Francos, Maine, & Klan Politics in the 1920s

Photo of a women of the Ku Klux Klan stamp on a piece of leather

The Franco-American immigration to Maine and other parts of the United States—fueled by the job opportunities provided by the industrial revolution—must have been a challenging feat in and of itself. The hardships they faced, establishing themselves in a new place and maintaining their own cultural identities, were made even greater with the revival of the Klu Klux Klan in the 1920s.

After World War I, the political and social scene of the United States began to trend toward more nativist values and ideologies. Across the country, the Ku Klux Klan pushed their agenda into the political sphere by backing white, Anglo-Saxon Protestant candidates—in step with their cries for the country to be “100 Percent American.” No state was immune from the KKK and Maine represented a fertile ground for their growth. The influx of Franco-Americans providing the majority of the mill workforce did not go unnoticed.

By 1923, the Klan organized its first public parade in Milo, Maine. It was the KKK’s first parade in New England and the first ever in the United States to happen during daylight hours. Among the other groups targeted, they also set their focus against Catholicism, stirring up old rivalries with Irish Catholics as well as the Franco-American community.

Black and white photo of KKK members in the first daylight parade in Milo, Maine.  Members marching down the street
The Clement Studio. The First Parade in N.E. States of Ku Klux Klan and First Daylight Parade in U.S.A. at Milo-Maine 9/2/23. Milo, Maine, 3 Sept. 1923. The Milo Historical Society.

The following year, the Klan became a central issue in Maine politics, especially with the gubernatorial election of 1924 between Republican candidate Ralph Brewster and Democrat William Pattangall. Pattangall took a strong anti-Klan stance, even trying to appeal to the Democratic National Convention to oppose the Klan. Brewster’s strategy, however, was to not publicly denounce the Klan and focus the election on other political matters, even after they voiced their support for him.

Side by side black and white photos.  Left photo is a portrait of Brewster and right a portrait of Pattangall
1.) Harris & Ewing. “Brewster, Ralph O., Senator.” Library of Congress, Washington D.C.,
2.) “W.R. Pattangall.” Library Of Congress, Bain News Service, Washington D.C., 8 Sept. 1913,

In cities such as Lewiston-Auburn, Pattangall received a wide array of support from local Franco-Americans. This was a population that previously voted conservatively, but this election saw a rise in Democratic support. The Klan publicly opposed Franco-Americans for their ethnic, religious, and labor associations. Even though Brewster won, the election illuminates the way Franco-Americans sought to combat this racism and nativism with their votes.

Between 1924 and 1925 the Klan reached its peak of political influence and members in Maine and much of the northeast. During this time, Maine had the largest Klan presence in the region with over 150,000 members statewide; it also had the largest percentage by total population in the northeast. Soon after, the decline in membership was dramatic: it fell to 61,000 in 1926 and was down to approximately 3,000 in 1927. By 1930 the number was down to 226 people.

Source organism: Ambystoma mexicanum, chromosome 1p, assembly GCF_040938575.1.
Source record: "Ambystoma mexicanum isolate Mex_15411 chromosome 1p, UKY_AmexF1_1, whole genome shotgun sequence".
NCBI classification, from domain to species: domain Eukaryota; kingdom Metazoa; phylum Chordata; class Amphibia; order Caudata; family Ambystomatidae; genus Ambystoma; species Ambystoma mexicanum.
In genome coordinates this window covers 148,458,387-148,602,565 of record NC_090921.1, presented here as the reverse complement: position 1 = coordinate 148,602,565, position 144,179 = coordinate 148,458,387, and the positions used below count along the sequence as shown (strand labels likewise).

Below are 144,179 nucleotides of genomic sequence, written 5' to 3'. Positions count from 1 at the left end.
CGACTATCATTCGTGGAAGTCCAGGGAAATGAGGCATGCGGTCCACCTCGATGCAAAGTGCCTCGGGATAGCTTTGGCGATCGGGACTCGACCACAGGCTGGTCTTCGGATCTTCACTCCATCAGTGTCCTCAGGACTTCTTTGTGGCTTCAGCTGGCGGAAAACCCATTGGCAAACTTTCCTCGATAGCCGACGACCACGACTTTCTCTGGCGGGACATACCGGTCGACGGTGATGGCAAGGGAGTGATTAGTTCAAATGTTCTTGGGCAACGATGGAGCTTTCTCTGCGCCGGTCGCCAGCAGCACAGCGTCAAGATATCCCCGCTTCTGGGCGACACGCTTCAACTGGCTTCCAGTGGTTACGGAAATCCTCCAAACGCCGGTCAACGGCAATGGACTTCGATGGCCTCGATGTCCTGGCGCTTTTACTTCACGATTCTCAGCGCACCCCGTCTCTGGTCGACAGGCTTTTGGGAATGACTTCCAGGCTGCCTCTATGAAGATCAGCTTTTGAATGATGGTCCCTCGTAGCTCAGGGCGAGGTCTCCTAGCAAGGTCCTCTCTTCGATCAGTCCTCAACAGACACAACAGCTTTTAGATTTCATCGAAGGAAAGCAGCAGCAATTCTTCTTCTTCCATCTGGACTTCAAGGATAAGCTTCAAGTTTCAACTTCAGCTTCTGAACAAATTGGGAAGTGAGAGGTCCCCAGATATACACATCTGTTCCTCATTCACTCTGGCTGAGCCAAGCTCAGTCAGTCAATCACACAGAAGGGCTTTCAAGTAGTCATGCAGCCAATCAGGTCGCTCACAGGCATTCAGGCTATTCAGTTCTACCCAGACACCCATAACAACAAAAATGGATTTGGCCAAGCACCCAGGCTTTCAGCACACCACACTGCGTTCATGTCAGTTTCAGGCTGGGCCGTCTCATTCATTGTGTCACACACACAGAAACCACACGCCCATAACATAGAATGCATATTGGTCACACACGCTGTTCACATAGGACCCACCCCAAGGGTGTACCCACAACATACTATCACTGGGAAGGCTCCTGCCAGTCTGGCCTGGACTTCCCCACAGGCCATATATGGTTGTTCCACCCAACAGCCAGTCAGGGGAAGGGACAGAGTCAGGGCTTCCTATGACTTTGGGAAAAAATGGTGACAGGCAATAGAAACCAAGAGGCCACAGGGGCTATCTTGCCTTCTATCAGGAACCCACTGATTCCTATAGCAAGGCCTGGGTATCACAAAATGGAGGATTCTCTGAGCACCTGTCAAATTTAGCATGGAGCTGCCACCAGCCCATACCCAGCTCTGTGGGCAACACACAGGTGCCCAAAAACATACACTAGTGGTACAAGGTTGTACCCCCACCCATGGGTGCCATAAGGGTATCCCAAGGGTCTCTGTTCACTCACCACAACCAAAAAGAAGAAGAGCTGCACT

A similar type of politics would emerge again in 1926 during a special election for Maine’s U.S. Senate seat. This time the Klan placed its support behind Democratic candidate Fulton Redman. Franco-Americans would again cross party lines and vote for the Republican Party in order to vote against the Klan.

Black and white photo of a Klan motorcade headed by a member on horseback.  The photo was taken in Brownville Junction, Maine in 1924.
“Ku Klux Klan Parade, Brownville Junction, 1924.” Maine Historical Society, Maine Memory Network, Portland, ME, ,

By the late 1920s, the power and influence held by the Klan had dramatically declined. This was due in part to a growing public understanding and disapproval of hate campaign tactics, as well as internal Klan financial struggles and subfactions. By the 1930s, the once large group had almost disappeared, if not completely vanished. 

Despite the back and forth between political parties, it was through these trials that Franco-Americans discovered they could manifest their values through the ballot box.

Thanks for Reading!

This post was written by Erin Best. It was produced by Rhumb Line Maps and the University of Maine’s Franco-American Program in March 2021. We would like to give a special thanks to the Bicentennial Grant that made this possible.

Title Image Citation:

Photo courtesy of University of Maine Orono.


Writer — Erin Best
Editors — Ben Meader and Emily Meader
Media Sources — Library of Congress, Maine Historical Society, Milo Historical Society, University of Maine Orono
Further Reading
on the history of the Ku Klux Klan in Maine

Chase, Chris. “A Brief History of the Ku Klux Klan in Bath.” Coastal Journal, 25 Aug. 2016, pg. 5,

Best, Erin. (2018). “Only a Passing Idiocy”: The Ku Klux Klan in Maine State Politics. In BSU Honors Program Theses and Projects. Item 411. Available at: Copyright © 2018 Erin Best

Bouchard, Kelley. “Not Long Ago, the KKK Was a Driving Force in Maine Culture and Politics.” Kennebec Journal and Morning Sentinel, 10 Feb. 2017,

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